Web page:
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Penn State in line for another title as five Nittany Lions advance to finals
ST. LOUIS — Any doubts that might have risen after Penn State failed to win the Big Ten Championships two weeks ago certainly were nowhere to be found in the Scottrade Center the past two days, including Friday night’s semifinals when all five Nittany Lions won their matches to all but guarantee a second straight team championship for coach Cael Sanderson’s wrestlers.
“Every team is in the same boat,” said Sanderson, whose program is looking to capture a sixth title in seven years, despite not having a highly-ranked 125-pounder in injured Nick Suriano. “I don’t know if there’s doubt. We believe in our kids, and we see the potential. We see the positives, and we’ve got to go with that.”
Heading into Saturday morning’s All-American round where six other placements — third through eighth — will be determined, Penn State stands on top with 121 points, nearly 31 points ahead of Big Ten champ Ohio State (89.5), Oklahoma (86) and Missouri (81.5).
The Buckeyes feature two finalists in 174-pound Bo Jordan, who rallied from a 7-2 deficit to win a 174-pound semifinal and defending champion Kyle Snyder at heavyweight. The Buckeyes also have four other All-Americans.
Oklahoma State will feature just one finalist in defending champion Dean Heil at 141 pounds, while seven other Cowboys will earn All-American honors on Saturday.
The Tigers, considered the hosts of this year’s nationals, will send three wrestlers to the finals as Lavion Mayes (149) and Joey Lavallee (157) will join two-time champion J’den Cox (197).
Also shooting for a third championship on Saturday will be Illinois junior Isaiah Martinez at 165 pounds and 184-pound Gabe Dean of Cornell.
But when it comes to the most dominant team in this year’s NCAAs, that honor will go again to Penn State, especially 149-pound Zain Retherford and 184-pound Bo Nickal, who scored pins against a pair of Iowa Hawkeyes, Brandon Sorensen and Sammy Brooks.
Nickal said finishing third at the Big Tens had not impact on him.
“I don’t really feel like a win or a loss defines me,” said the native of Texas. “It’s not going to make or break me as a person. I’m just going to be who I am each and every day. Just because you win or lose on a wrestling mat doesn’t mean that you’re a different person after the loss. I just kept going, and it’s life, you know. Some things aren’t going to go your way. Just got to keep moving forward.”
Meanwhile, Jason Nolf (157), Vincenzo Joseph (165) and Mark Hall (174) also won their semifinals as part of the programs murderer’s row lineup that will all be back a year from now. Hall, just a true freshman, got help from Sanderson and his staff, when it appeared Arizona State’s Zahid Valencia scored a takedown and an apparent 3-1 lead. But a technical violation — for pulling a headgear — was called and Hall eventually won 4-3.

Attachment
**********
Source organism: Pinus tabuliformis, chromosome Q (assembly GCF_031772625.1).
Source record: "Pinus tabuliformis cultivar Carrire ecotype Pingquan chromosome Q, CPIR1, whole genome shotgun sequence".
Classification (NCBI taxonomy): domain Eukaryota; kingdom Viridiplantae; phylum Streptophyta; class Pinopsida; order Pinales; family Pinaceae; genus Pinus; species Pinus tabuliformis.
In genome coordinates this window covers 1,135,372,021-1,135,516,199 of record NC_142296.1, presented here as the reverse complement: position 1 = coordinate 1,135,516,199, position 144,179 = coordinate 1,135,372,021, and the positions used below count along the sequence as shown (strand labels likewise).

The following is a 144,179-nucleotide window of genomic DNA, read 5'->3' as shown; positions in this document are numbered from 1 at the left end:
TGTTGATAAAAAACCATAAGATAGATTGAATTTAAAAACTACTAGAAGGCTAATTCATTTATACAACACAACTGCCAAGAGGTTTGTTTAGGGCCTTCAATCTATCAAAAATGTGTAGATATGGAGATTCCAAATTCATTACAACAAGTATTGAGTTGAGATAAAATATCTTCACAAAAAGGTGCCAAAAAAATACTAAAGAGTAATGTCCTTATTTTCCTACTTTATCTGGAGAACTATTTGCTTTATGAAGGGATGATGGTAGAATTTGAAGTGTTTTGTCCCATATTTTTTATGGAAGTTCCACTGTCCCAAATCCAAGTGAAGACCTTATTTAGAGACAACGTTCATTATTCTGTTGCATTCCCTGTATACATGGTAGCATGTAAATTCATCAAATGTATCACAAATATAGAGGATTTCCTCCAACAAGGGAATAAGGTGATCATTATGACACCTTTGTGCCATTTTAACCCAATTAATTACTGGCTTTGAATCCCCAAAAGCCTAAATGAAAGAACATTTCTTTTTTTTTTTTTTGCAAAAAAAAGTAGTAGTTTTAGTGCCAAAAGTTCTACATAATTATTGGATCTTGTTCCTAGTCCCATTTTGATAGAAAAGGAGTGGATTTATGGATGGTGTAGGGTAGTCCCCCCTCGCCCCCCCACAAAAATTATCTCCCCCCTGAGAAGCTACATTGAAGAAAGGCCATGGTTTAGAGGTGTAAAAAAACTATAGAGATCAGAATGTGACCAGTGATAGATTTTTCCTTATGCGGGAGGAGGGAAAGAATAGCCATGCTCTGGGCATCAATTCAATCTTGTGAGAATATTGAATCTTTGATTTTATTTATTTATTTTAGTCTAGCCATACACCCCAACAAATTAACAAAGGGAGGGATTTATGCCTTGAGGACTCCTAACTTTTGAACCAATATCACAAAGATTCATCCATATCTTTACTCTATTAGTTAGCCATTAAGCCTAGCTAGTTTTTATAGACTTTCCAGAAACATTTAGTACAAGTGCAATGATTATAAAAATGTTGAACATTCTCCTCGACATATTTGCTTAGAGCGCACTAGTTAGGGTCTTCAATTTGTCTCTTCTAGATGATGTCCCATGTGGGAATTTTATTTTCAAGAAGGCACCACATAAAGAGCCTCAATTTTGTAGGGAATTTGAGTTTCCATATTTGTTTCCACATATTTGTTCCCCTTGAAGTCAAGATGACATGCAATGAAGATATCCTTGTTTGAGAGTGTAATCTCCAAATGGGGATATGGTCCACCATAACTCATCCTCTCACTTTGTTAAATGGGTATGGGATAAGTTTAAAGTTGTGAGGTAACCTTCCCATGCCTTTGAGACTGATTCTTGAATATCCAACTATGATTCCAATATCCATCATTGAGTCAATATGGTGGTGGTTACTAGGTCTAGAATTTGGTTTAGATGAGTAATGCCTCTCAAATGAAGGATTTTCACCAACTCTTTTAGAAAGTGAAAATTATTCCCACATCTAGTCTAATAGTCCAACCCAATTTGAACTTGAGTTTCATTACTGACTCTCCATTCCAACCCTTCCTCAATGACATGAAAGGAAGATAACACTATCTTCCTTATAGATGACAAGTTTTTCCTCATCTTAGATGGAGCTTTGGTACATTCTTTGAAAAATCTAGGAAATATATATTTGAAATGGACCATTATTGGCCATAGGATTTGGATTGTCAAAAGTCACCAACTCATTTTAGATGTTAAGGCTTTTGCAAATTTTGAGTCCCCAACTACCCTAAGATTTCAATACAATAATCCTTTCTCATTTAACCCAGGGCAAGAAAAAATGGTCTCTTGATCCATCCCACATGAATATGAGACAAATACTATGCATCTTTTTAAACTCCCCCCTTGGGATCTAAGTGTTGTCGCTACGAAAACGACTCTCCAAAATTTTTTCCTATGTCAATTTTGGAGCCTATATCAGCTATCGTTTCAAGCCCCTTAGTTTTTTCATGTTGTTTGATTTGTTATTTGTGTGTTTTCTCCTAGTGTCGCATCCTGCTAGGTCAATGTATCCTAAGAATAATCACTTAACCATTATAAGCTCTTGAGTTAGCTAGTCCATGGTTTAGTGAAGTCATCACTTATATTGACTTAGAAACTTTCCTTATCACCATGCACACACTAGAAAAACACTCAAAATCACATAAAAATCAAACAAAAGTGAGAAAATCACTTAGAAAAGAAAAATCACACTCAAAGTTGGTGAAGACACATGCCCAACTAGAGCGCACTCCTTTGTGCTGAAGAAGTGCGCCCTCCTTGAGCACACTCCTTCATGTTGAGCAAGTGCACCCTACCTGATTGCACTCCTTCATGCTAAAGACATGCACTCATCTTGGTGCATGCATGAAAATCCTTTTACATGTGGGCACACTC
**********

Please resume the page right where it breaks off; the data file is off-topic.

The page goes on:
“(Coach Casey) Cunningham saw it,” Sanderson said of the call. “You saw kind of a weird reaction of Mark’s head kind of getting twisted and position he would scramble in, but wasn’t able to.”
Valencia was one of three top seeds to lose — Iowa’s top-ranked Thomas Gilman suffered his firsts loss of the year to Lehigh’s Darian Cruz in overtime at 125 pounds while another Hawkeye, Cory Clark, upset Big Ten champ Nathan Tomasello at 133 pounds.
Clark, who finished second to Oklahoma’s Cody Brewer in 2015 and against Cornell’s Nahshon Garrett last year in New York City, will face a former Iowa teammate in South Dakota State’s Seth Gross, who was let go by the Hawkeye program for off-the-mat issues.
“Two years from this day I was in jail,” said a candid Gross, who majored Oklahoma State’s Kaid Brock, 12-3. “It’s crazy to think what God has done for me and my team has done for me, my family, and everybody that’s had my back since then. Looking back on that day, I never thought I would be wrestling in the NCAA Finals two years later. I thought my wrestling career was over. It’s an amazing feeling. Can’t thank God enough. Just trying to use the best of my opportunity, my coaches that God has given me and everybody that was rooting for me. I’m doing this for them.”
Top 10 Team Standings after Semifinals
|1||Penn State (5/1)||121|
|2||Ohio State (2/4)||89.5|
|3||Oklahoma State (1/7)||86|
|8||Virginia Tech (0/5)||53.5|
The following is a list of Saturday night’s finals. The NCAA will announce Saturday morning which weight class will be the last one.
125 — Darian Cruz (Lehigh) vs. Ethan Lizak (Minnesota)
133 — Cory Clark (Iowa) vs. Seth Gross (South Dakota State)
141 — Dean Heil (Oklahoma State) vs. George DiCamillo (Virginia)
149 — Zain Retherford (Penn State) vs. Lavion Mayes (Missouri)
157 — Jason Nolf (Penn State) vs. Joey Lavallee (Missouri)
165 — Isaiah Martinez (Illinois) vs. Vincenzo Joseph (Penn State)
174 — Mark Hall (Penn State) vs. Bo Jordan (Ohio State)
184 — Gabe Dean (Cornell) vs. Bo Nickal (Penn State)
197 — J’den Cox (Missouri) vs. Brett Pfarr (Minnesota)
Hwt — Kyle Snyder (Ohio State) vs. Connor Medbery (Wisconsin)